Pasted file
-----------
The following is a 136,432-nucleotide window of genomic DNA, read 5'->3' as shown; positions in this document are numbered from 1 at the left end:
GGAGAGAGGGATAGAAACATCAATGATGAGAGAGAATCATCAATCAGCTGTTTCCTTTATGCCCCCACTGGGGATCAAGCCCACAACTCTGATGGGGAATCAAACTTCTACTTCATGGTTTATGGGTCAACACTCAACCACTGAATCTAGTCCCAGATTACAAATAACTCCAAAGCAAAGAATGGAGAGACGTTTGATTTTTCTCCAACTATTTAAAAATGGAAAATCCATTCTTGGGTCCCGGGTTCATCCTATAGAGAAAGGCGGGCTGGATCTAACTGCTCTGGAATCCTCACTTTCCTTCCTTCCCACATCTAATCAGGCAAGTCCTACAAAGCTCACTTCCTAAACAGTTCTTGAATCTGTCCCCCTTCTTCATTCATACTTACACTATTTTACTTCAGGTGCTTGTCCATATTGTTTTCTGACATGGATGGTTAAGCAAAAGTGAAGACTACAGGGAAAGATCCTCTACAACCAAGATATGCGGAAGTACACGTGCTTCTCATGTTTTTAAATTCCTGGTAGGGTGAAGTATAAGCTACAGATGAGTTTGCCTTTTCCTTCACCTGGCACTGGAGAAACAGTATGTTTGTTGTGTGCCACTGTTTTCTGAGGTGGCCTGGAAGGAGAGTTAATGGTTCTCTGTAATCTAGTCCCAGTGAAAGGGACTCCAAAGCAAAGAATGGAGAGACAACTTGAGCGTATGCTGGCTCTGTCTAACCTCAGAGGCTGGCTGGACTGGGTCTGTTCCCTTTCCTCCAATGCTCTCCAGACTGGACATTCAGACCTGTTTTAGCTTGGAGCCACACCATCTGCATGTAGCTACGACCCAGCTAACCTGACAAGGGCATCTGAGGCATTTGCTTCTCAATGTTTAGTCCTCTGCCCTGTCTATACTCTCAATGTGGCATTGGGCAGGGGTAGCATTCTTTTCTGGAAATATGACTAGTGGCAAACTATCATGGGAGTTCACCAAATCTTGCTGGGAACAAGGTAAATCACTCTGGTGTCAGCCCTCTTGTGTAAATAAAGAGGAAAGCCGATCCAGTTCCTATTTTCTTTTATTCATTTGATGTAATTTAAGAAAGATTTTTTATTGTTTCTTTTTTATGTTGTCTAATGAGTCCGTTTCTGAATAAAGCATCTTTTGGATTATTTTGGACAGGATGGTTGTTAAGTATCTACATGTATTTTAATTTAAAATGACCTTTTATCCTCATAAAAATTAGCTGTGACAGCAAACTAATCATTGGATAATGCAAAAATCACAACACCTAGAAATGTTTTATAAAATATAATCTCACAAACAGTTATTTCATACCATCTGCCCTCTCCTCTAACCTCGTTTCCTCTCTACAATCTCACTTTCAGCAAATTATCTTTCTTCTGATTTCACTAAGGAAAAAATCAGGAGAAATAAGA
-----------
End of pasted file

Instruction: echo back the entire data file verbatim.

The following is a 136,432-nucleotide window of genomic DNA, read 5'->3' as shown; positions in this document are numbered from 1 at the left end:
GGAGAGAGGGATAGAAACATCAATGATGAGAGAGAATCATCAATCAGCTGTTTCCTTTATGCCCCCACTGGGGATCAAGCCCACAACTCTGATGGGGAATCAAACTTCTACTTCATGGTTTATGGGTCAACACTCAACCACTGAATCTAGTCCCAGATTACAAATAACTCCAAAGCAAAGAATGGAGAGACGTTTGATTTTTCTCCAACTATTTAAAAATGGAAAATCCATTCTTGGGTCCCGGGTTCATCCTATAGAGAAAGGCGGGCTGGATCTAACTGCTCTGGAATCCTCACTTTCCTTCCTTCCCACATCTAATCAGGCAAGTCCTACAAAGCTCACTTCCTAAACAGTTCTTGAATCTGTCCCCCTTCTTCATTCATACTTACACTATTTTACTTCAGGTGCTTGTCCATATTGTTTTCTGACATGGATGGTTAAGCAAAAGTGAAGACTACAGGGAAAGATCCTCTACAACCAAGATATGCGGAAGTACACGTGCTTCTCATGTTTTTAAATTCCTGGTAGGGTGAAGTATAAGCTACAGATGAGTTTGCCTTTTCCTTCACCTGGCACTGGAGAAACAGTATGTTTGTTGTGTGCCACTGTTTTCTGAGGTGGCCTGGAAGGAGAGTTAATGGTTCTCTGTAATCTAGTCCCAGTGAAAGGGACTCCAAAGCAAAGAATGGAGAGACAACTTGAGCGTATGCTGGCTCTGTCTAACCTCAGAGGCTGGCTGGACTGGGTCTGTTCCCTTTCCTCCAATGCTCTCCAGACTGGACATTCAGACCTGTTTTAGCTTGGAGCCACACCATCTGCATGTAGCTACGACCCAGCTAACCTGACAAGGGCATCTGAGGCATTTGCTTCTCAATGTTTAGTCCTCTGCCCTGTCTATACTCTCAATGTGGCATTGGGCAGGGGTAGCATTCTTTTCTGGAAATATGACTAGTGGCAAACTATCATGGGAGTTCACCAAATCTTGCTGGGAACAAGGTAAATCACTCTGGTGTCAGCCCTCTTGTGTAAATAAAGAGGAAAGCCGATCCAGTTCCTATTTTCTTTTATTCATTTGATGTAATTTAAGAAAGATTTTTTATTGTTTCTTTTTTATGTTGTCTAATGAGTCCGTTTCTGAATAAAGCATCTTTTGGATTATTTTGGACAGGATGGTTGTTAAGTATCTACATGTATTTTAATTTAAAATGACCTTTTATCCTCATAAAAATTAGCTGTGACAGCAAACTAATCATTGGATAATGCAAAAATCACAACACCTAGAAATGTTTTATAAAATATAATCTCACAAACAGTTATTTCATACCATCTGCCCTCTCCTCTAACCTCGTTTCCTCTCTACAATCTCACTTTCAGCAAATTATCTTTCTTCTGATTTCACTAAGGAAAAAATCAGGAGAAATAAGA